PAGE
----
The Day the Music Died



Last night, one of the biggest, if not the biggest media conglomerate, in the country closed down. It has other companies that will remain open but Channel 2 was gone.

For those who loved for decades the offerings of the said television channel, it was sad. For those who, day in and day out, spent their days including Sundays, watching actors, celebrities and talents sing and/or dance, it was the day the music died.

That night and, as foreseen, the days would read the news about this closure of a media network and with it was the mention always of Martial Law.

My generation has this memory of all forms of mass media – radio, newspaper and where it was present, television – were all shut down. Cinema and stage presentations would not be exempted.

Thank god for military drills my memory of that day remains unfettered. In history it is written that Martial Law was declared on September 21, 1972. But it was a Saturday, the 23rd of September that we in Ateneo de Naga learned first about such declaration. Talk of treachery. By the time we learned about the death of free speech, its exponents and practitioners were already in jail.

Even before reaching the old Jesuit school, we knew something was amiss. In our homes, the 7 o’clock Eveready Morning News was not on the air. Anchored by the inestimable Rufo Tuy, it was this man’s voice that followed us from our bed into the bathroom or toilet and up to the breakfast table, and out of the door of our home.

That morning of the 23rd of September, we woke up to static sounds. There was no voice at the other end. No music either. No ads. In other radio stations then music kept on playing. It was not vocal but rather long symphonies, or the so-called “instrumental” music.

Now this, this closure of Channel 2.

Last night, May 5, 2020, the network was gone. No goodbyes.

One day, the main agency called the National Telecommunications Commission (NTC) announced that the network would remain open while its application remains pending. Then came another day and NTC, it seems, has reversed its position and issued a cease-and-desist order.

And now many are up in arms in protest.

For those with memories, even faintly, of Martial Law years, the closure of a mass media corporation brings back the dark years of censorship and control. Only magazines and newspapers operated with direct control of the government or by people who would heed the command of the dictatorship were in circulation.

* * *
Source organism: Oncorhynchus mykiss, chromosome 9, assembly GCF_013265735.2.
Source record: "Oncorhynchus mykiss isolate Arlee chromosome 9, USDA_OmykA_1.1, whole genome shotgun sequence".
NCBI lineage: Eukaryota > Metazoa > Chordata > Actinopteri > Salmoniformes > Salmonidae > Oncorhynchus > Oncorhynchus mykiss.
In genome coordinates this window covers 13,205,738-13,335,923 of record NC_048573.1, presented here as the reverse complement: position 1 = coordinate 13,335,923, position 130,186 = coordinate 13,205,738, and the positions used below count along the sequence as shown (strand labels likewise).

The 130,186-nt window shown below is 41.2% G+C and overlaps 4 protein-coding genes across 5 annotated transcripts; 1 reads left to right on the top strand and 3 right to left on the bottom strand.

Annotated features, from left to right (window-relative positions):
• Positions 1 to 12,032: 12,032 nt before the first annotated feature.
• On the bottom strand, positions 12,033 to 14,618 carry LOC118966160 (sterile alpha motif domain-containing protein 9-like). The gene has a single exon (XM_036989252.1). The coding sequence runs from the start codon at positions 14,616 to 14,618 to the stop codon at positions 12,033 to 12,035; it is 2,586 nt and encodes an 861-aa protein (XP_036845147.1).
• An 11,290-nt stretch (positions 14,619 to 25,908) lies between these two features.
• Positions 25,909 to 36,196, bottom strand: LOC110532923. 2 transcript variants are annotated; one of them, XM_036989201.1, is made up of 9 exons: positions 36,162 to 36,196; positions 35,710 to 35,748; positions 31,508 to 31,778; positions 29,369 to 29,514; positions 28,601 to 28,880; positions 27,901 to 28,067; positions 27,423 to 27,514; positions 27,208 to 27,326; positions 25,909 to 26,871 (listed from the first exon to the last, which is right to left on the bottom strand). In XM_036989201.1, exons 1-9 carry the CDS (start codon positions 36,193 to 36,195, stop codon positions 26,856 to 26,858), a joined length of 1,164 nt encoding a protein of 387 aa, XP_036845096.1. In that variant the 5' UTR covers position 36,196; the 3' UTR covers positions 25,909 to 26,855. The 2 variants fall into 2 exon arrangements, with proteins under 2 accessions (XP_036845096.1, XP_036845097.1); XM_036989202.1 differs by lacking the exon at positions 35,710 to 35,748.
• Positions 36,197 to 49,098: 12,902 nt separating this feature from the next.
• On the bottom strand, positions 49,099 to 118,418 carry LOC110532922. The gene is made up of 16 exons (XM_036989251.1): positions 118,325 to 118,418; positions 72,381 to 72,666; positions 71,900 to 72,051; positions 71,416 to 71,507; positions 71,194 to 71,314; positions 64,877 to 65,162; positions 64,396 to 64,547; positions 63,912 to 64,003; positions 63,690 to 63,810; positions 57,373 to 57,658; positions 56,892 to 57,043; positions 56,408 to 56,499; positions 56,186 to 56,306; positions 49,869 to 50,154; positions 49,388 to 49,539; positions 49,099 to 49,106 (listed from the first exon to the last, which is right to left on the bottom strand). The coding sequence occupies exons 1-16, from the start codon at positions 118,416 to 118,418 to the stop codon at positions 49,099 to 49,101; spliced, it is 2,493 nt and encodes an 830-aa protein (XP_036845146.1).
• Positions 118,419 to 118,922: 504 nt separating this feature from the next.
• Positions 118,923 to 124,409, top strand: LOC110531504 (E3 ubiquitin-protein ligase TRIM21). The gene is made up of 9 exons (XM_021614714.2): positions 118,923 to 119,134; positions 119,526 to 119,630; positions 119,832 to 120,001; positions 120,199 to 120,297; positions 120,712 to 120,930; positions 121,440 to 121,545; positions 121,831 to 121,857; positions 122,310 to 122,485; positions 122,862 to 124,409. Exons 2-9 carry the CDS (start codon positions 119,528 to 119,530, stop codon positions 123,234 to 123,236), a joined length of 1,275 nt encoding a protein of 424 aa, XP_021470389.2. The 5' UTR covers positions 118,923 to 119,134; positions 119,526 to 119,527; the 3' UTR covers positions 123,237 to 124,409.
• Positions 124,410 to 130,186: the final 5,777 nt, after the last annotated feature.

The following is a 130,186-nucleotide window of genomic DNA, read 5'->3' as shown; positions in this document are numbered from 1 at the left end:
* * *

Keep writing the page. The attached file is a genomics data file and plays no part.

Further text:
This should interest the youth of the day: school journals were scrapped from campuses during Martial Law. For researchers therefore, the absence of reports on crimes and poverty during the regime of the Marcoses cannot be attributed to a wholesome peace and order but for the death of honest and candid documentation of the total social facts.

Ateneo de Naga, a bastion of progressive thoughts in the late 60s and early 70s, a condition unimaginable now in the present university, was one of the first on lock down. And yet, for the record, it was also the very first higher school of learning in the region allowed to print a school paper. The late Rudy F. Alano, mentor and friend and perhaps the most progressive academic in that school, was behind the project. With me as editor, we resurrected the Knight, a heralded literary magazine. Interestingly, we felt the education officials then saw how a literary magazine could be above the heads of the student populace and therefore, would not be that incendiary.

Even with a modicum of normalcy in campuses, it was clear the Dictatorship knew the power of freedom. It was the only power greater than the evil of repression.

This act therefore of NTC, seen as the extension of the present administration, is a reminder of those years and the reality that governments and authorities would always see in the freedom to express the ability, God-given and political, to seek and work for change.

Grossly mistaken therefore are the non-admirers of ABS-CBN when they attack those who attack the closure as a defense of a capital enterprise. True, the network has earned off the fantasies and desires of viewers who become fans. But it is precisely the contribution of Free TV that, in its provision of full access to all, it is able to offer to everyone all kinds of entertainment. The illusion that its programs creates offers allure and contentment that may, on ordinary days, not be available to the ordinary citizen. And yet, it is from the ephemera of wealth and exaggerated statuses in the TV tales and shows that many learn to critique the societies and the humans portrayed by the said medium.

Think of a society where an institution tells you what to do. However “good” the intent of that body, removal of choice brings us back to the boredom of the Garden, as Society allocates to itself the role of a god who plants a tree that bears the fruit of the knowledge of good and evil. This is so Old Testament! Time to listen to the New Prophets.

The small picture of the closure is one that urges us to rejoice at the act because anyway the personnel of the Channel are arrogant and that its own newscasters have remained shy puppies when they needed to bark and bite. Let us look at the big picture of repression and control. Let not the lawyers obfuscate. The way out is legalistic – franchise and permit and all; the way in is moral and ethical. No one has the right to tell me who and what to listen to. In this age of fake news and real ugly trolls, a source of information that can be verified, vetted, and, more importantly, critiqued, is the next best thing to enlightenment and grace and action.